Freelancer Gayle looking for that Caribbean touch

Freelancer Gayle looking for that Caribbean touch

Cricket Champions League T20

Looking ahead: Chris Gayle’s form will be vital in Royal Challengers Bangalore’s campaign in the Champions League T20. DH PHOTO/ Srikanta R Sharma

Chris Gayle is the cricketing equivalent of a Ronin -- a ninja soldier without a permanent master. A combination of factors have ensured that the explosive Jamaican is no longer a preferred name in the West Indian cricketing officialdom, forcing him to be a freelance cricketer.

His absence can be called the clash of egos or conflict of interests, but the eventual losers are the West Indies. No more a fertile breeding ground of awe-inspiring talent like it used to be in the past, West Indies have suffered massively without Gayle’s imposing presence.

Despite the heavy blows, Gayle has kept a happy exterior but a hurt soul lurks beneath it. “It’s disappointing and hurting that I can’t play for the West Indies. I miss all the action, and the company of the guys around. But then that’s life, and you have to deal with such situations. But yes, I hope things will turn for good soon, and I can play for the West Indies,” Gayle told Deccan Herald.

The train of unsavoury episodes started when he was sacked as West Indian skipper just ahead of the tour of Sri Lanka in 2010. Gayle replied his critics with a 333 to become the only fourth batsman in the history to make two triple hundreds along with Don Bradman, Brian Lara and Virender Sehwag.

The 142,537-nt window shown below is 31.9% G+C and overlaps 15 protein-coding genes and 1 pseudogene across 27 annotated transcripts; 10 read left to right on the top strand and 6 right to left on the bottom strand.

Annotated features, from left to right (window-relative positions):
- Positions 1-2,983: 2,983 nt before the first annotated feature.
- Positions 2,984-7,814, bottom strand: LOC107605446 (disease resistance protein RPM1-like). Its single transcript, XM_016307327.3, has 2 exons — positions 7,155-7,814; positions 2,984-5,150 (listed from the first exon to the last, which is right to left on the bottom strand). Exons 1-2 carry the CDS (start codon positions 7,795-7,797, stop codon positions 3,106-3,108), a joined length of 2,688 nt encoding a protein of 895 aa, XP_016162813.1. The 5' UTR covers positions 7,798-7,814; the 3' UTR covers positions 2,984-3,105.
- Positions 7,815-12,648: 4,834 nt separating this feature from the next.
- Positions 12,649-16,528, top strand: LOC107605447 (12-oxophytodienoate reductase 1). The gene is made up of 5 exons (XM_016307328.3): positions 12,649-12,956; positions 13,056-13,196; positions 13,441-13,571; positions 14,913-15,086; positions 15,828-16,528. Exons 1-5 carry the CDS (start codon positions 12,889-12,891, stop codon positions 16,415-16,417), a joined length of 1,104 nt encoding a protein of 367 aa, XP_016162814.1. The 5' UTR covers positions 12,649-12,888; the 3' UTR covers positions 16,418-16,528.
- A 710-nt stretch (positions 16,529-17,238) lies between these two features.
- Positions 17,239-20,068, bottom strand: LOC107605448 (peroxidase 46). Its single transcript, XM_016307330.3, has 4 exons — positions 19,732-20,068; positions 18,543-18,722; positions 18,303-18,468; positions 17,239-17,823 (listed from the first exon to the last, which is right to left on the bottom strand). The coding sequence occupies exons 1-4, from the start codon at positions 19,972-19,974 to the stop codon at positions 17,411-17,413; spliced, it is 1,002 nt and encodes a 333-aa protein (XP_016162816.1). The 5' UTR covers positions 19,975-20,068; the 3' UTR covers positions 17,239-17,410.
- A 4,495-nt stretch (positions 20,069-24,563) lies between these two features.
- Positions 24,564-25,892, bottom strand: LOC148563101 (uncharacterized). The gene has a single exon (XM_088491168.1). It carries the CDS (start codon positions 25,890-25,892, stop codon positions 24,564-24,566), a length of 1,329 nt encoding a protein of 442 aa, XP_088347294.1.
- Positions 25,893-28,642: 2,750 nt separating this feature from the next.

But more shock was in store for him as West Indian bigwigs questioned his commitment that ultimately led to his ouster from the team. “It was strange (to remove him from captaincy ahead of SL tour). But what was stranger was that my own people questioning my commitment even when I was the captain. You don’t like those things, but I guess you need to tackle such things in life.

“But yes, it was hurting to see people questioning my commitment to the West Indies cricket. There were a lot of unwanted comments about me at that time, but I can’t let my my mind to wander to those issues as I need to concentrate on whatever cricket I have been playing and need to enjoy it. I can’t let those off-field things affect my passion for cricket.”

So, is there any chance of him coming back to the fold? “The issue with WICB has been more or less settled. We had talks with WICB CEO (Ernest Hillaire), and things are in pretty fine shape. West Indies coach (Ottis Gibson) wanted a public apology, and I don’t see any reason to do that, so I think we have to wait on those things. As far as the India series (in June this year) is concerned, I wasn’t even picked for the camp and I wasn’t there when the team was announced. So, till the entire episode has been cleared, I have to play for teams that need my services and wait for my turn to play for the West Indies,” said. Gayle, who will be playing for South African side Dolphins in the ProT20 tournament after the Champions League T20.

“It will be exciting to play for Dolphins in that tournament. There will be Australian fast bowler Shaun Tait with us. I like the T20 format and South Africa is a lovely place to play cricket, so I am keenly looking forward to it,” he said.

Gayle has also appeared for Western Australia in the T20 Big Bash, making Dolphins his third team over a year. Is it a satisfying experience for an international cricketer of repute to be just a roving player without a permanent team?

“I am at the peak of my career, but I was forced out of international cricket, and I have no real choice than playing for teams that need me. As I said I am at the peak of my career, and I have necessary skills and temperament to score a lot more runs at the international stage. But sadly, I have been shunted out of international cricket. If you put yourself in my shoes, you can see that I made a tough choice, forced to be a freelancer who sells his skills. But I need to do that, and wait for things to turn around.”

Gayle will not be the only one hoping for a quick turnaround.